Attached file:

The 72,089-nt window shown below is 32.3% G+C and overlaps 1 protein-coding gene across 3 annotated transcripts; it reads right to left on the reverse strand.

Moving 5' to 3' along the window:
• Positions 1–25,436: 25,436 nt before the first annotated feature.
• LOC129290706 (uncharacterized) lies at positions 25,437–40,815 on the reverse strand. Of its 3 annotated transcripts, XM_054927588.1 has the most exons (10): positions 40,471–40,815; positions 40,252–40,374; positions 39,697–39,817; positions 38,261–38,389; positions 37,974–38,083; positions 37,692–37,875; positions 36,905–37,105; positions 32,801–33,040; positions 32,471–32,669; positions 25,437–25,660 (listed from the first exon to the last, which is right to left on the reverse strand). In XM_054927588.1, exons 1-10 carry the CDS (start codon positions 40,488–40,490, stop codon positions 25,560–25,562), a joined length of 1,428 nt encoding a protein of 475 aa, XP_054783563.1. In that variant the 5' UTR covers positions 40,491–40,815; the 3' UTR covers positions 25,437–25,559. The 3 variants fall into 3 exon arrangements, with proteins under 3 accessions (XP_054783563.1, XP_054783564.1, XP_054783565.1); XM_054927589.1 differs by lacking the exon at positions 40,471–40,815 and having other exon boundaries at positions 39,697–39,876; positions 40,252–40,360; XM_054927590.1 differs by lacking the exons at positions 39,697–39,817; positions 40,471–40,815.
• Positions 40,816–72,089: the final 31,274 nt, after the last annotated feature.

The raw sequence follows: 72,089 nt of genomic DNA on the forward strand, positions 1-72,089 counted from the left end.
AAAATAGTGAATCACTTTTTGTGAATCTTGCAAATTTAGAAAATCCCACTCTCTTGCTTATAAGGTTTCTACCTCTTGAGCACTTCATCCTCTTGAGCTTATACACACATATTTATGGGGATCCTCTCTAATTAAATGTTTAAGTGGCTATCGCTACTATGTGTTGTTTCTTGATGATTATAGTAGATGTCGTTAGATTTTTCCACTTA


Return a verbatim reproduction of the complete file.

The 72,089-nt window shown below is 32.3% G+C and overlaps 1 protein-coding gene across 3 annotated transcripts; it reads right to left on the reverse strand.

Moving 5' to 3' along the window:
• Positions 1–25,436: 25,436 nt before the first annotated feature.
• LOC129290706 (uncharacterized) lies at positions 25,437–40,815 on the reverse strand. Of its 3 annotated transcripts, XM_054927588.1 has the most exons (10): positions 40,471–40,815; positions 40,252–40,374; positions 39,697–39,817; positions 38,261–38,389; positions 37,974–38,083; positions 37,692–37,875; positions 36,905–37,105; positions 32,801–33,040; positions 32,471–32,669; positions 25,437–25,660 (listed from the first exon to the last, which is right to left on the reverse strand). In XM_054927588.1, exons 1-10 carry the CDS (start codon positions 40,488–40,490, stop codon positions 25,560–25,562), a joined length of 1,428 nt encoding a protein of 475 aa, XP_054783563.1. In that variant the 5' UTR covers positions 40,491–40,815; the 3' UTR covers positions 25,437–25,559. The 3 variants fall into 3 exon arrangements, with proteins under 3 accessions (XP_054783563.1, XP_054783564.1, XP_054783565.1); XM_054927589.1 differs by lacking the exon at positions 40,471–40,815 and having other exon boundaries at positions 39,697–39,876; positions 40,252–40,360; XM_054927590.1 differs by lacking the exons at positions 39,697–39,817; positions 40,471–40,815.
• Positions 40,816–72,089: the final 31,274 nt, after the last annotated feature.

The raw sequence follows: 72,089 nt of genomic DNA on the forward strand, positions 1-72,089 counted from the left end.
AAAATAGTGAATCACTTTTTGTGAATCTTGCAAATTTAGAAAATCCCACTCTCTTGCTTATAAGGTTTCTACCTCTTGAGCACTTCATCCTCTTGAGCTTATACACACATATTTATGGGGATCCTCTCTAATTAAATGTTTAAGTGGCTATCGCTACTATGTGTTGTTTCTTGATGATTATAGTAGATGTCGTTAGATTTTTCCACTTA